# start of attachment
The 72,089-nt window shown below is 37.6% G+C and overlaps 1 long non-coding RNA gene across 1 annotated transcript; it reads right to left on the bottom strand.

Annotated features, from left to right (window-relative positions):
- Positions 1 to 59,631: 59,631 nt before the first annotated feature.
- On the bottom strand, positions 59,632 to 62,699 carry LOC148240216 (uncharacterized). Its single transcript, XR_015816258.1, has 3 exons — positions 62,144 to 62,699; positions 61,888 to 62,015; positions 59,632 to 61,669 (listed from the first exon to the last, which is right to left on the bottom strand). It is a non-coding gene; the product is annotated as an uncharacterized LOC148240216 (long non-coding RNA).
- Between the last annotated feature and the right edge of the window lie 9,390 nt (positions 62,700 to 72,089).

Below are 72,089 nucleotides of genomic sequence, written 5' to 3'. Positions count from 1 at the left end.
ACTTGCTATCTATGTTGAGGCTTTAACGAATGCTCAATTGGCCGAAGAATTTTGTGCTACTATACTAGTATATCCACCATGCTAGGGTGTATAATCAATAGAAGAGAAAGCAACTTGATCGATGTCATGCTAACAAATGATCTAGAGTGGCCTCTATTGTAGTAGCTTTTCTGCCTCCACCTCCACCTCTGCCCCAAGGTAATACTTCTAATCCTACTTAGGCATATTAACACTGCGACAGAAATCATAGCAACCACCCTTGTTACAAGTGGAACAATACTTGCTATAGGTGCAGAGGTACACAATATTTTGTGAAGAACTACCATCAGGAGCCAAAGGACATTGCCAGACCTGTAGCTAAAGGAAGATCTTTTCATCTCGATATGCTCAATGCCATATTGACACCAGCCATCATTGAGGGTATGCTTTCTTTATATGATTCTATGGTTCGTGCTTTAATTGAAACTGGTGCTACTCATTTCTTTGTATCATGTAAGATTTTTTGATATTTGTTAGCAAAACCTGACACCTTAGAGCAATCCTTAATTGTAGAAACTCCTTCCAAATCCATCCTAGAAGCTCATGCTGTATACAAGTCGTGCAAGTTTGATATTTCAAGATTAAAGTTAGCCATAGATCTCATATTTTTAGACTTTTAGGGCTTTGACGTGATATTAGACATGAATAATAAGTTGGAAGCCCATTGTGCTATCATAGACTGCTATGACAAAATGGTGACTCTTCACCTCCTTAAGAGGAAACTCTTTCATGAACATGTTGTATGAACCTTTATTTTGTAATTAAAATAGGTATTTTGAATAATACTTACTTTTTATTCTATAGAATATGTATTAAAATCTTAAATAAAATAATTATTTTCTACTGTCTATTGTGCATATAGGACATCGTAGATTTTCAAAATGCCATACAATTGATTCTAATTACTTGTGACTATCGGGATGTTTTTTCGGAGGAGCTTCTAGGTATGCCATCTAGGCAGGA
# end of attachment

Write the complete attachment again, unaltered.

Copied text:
The 72,089-nt window shown below is 37.6% G+C and overlaps 1 long non-coding RNA gene across 1 annotated transcript; it reads right to left on the bottom strand.

Annotated features, from left to right (window-relative positions):
- Positions 1 to 59,631: 59,631 nt before the first annotated feature.
- On the bottom strand, positions 59,632 to 62,699 carry LOC148240216 (uncharacterized). Its single transcript, XR_015816258.1, has 3 exons — positions 62,144 to 62,699; positions 61,888 to 62,015; positions 59,632 to 61,669 (listed from the first exon to the last, which is right to left on the bottom strand). It is a non-coding gene; the product is annotated as an uncharacterized LOC148240216 (long non-coding RNA).
- Between the last annotated feature and the right edge of the window lie 9,390 nt (positions 62,700 to 72,089).

Below are 72,089 nucleotides of genomic sequence, written 5' to 3'. Positions count from 1 at the left end.
ACTTGCTATCTATGTTGAGGCTTTAACGAATGCTCAATTGGCCGAAGAATTTTGTGCTACTATACTAGTATATCCACCATGCTAGGGTGTATAATCAATAGAAGAGAAAGCAACTTGATCGATGTCATGCTAACAAATGATCTAGAGTGGCCTCTATTGTAGTAGCTTTTCTGCCTCCACCTCCACCTCTGCCCCAAGGTAATACTTCTAATCCTACTTAGGCATATTAACACTGCGACAGAAATCATAGCAACCACCCTTGTTACAAGTGGAACAATACTTGCTATAGGTGCAGAGGTACACAATATTTTGTGAAGAACTACCATCAGGAGCCAAAGGACATTGCCAGACCTGTAGCTAAAGGAAGATCTTTTCATCTCGATATGCTCAATGCCATATTGACACCAGCCATCATTGAGGGTATGCTTTCTTTATATGATTCTATGGTTCGTGCTTTAATTGAAACTGGTGCTACTCATTTCTTTGTATCATGTAAGATTTTTTGATATTTGTTAGCAAAACCTGACACCTTAGAGCAATCCTTAATTGTAGAAACTCCTTCCAAATCCATCCTAGAAGCTCATGCTGTATACAAGTCGTGCAAGTTTGATATTTCAAGATTAAAGTTAGCCATAGATCTCATATTTTTAGACTTTTAGGGCTTTGACGTGATATTAGACATGAATAATAAGTTGGAAGCCCATTGTGCTATCATAGACTGCTATGACAAAATGGTGACTCTTCACCTCCTTAAGAGGAAACTCTTTCATGAACATGTTGTATGAACCTTTATTTTGTAATTAAAATAGGTATTTTGAATAATACTTACTTTTTATTCTATAGAATATGTATTAAAATCTTAAATAAAATAATTATTTTCTACTGTCTATTGTGCATATAGGACATCGTAGATTTTCAAAATGCCATACAATTGATTCTAATTACTTGTGACTATCGGGATGTTTTTTCGGAGGAGCTTCTAGGTATGCCATCTAGGCAGGA